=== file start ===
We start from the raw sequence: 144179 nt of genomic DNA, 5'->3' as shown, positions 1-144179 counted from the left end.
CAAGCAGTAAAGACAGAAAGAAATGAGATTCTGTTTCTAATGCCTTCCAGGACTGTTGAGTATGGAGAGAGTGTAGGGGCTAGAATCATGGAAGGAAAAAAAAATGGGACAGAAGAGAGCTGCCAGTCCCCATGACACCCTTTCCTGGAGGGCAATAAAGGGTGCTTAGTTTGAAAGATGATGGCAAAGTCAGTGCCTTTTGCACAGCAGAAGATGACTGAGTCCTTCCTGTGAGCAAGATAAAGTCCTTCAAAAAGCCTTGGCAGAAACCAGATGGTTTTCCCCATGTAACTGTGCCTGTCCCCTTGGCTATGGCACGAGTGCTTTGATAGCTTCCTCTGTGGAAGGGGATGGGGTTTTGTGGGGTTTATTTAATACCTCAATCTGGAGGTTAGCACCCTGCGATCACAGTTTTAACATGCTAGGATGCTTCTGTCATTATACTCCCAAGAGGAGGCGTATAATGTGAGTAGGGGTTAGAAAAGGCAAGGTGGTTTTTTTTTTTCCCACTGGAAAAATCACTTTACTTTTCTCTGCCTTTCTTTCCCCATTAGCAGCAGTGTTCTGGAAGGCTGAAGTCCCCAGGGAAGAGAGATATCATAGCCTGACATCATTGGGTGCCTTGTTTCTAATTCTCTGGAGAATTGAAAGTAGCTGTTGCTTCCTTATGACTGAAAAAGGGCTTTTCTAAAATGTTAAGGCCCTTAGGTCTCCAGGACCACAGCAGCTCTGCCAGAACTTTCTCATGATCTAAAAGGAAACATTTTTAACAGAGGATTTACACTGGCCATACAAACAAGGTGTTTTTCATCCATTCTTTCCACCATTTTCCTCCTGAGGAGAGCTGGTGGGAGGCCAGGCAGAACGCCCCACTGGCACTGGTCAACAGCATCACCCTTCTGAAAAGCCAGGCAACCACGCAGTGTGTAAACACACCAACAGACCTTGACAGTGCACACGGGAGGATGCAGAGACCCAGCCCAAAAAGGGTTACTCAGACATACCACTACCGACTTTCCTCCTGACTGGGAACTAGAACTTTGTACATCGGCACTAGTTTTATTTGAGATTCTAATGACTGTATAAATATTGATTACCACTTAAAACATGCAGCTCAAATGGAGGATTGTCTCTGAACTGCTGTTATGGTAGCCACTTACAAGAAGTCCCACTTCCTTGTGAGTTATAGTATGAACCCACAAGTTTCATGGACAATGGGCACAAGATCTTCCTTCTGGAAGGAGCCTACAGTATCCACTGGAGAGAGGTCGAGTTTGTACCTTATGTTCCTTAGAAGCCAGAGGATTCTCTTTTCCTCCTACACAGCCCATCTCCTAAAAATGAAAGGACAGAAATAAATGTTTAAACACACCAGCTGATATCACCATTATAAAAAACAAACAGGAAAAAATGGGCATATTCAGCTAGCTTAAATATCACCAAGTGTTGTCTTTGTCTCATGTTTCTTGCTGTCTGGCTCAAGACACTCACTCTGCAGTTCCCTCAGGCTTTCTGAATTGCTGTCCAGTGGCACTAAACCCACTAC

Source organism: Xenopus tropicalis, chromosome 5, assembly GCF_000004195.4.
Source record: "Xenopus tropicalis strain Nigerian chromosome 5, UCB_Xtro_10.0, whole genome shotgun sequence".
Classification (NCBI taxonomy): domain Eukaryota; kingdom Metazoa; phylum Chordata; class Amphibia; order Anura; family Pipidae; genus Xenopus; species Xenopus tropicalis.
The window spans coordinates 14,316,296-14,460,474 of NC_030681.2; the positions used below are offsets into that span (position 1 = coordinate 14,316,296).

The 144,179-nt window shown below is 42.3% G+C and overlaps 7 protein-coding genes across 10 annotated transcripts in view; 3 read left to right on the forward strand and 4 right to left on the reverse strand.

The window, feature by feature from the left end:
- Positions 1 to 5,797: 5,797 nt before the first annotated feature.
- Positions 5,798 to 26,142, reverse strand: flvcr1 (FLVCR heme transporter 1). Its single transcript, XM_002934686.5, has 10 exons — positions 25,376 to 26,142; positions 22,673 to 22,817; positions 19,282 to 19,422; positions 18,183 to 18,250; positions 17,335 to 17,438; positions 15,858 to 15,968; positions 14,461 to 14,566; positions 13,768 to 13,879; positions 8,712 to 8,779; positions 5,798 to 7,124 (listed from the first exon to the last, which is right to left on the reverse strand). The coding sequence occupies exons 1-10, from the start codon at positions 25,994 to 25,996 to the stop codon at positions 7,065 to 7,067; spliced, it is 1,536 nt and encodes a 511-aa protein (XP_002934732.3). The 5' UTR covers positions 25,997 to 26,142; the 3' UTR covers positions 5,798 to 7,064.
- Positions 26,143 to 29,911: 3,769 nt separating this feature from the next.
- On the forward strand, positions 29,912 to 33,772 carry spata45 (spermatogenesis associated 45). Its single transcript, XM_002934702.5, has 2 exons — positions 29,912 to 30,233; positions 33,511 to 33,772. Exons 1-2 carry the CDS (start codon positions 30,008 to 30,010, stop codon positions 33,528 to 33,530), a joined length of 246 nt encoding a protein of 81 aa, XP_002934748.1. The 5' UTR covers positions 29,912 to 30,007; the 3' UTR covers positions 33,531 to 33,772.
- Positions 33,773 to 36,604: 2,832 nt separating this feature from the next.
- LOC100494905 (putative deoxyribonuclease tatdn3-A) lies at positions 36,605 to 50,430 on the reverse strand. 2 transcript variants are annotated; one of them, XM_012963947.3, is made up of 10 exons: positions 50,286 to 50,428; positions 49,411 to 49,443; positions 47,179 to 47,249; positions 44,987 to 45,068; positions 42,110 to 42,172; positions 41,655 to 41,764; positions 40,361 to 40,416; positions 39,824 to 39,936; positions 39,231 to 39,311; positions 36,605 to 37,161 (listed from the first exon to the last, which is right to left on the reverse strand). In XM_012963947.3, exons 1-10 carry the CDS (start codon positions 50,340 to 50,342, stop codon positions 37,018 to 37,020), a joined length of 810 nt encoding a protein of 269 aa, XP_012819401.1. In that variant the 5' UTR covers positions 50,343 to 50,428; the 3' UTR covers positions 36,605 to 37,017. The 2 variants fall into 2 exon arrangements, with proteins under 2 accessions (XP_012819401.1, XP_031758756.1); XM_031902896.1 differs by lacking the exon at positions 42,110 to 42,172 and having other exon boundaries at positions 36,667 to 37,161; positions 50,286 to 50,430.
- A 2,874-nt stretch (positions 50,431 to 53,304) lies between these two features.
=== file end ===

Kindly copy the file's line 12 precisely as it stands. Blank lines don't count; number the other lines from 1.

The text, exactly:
- On the forward strand, positions 29,912 to 33,772 carry spata45 (spermatogenesis associated 45). Its single transcript, XM_002934702.5, has 2 exons — positions 29,912 to 30,233; positions 33,511 to 33,772. Exons 1-2 carry the CDS (start codon positions 30,008 to 30,010, stop codon positions 33,528 to 33,530), a joined length of 246 nt encoding a protein of 81 aa, XP_002934748.1. The 5' UTR covers positions 29,912 to 30,007; the 3' UTR covers positions 33,531 to 33,772.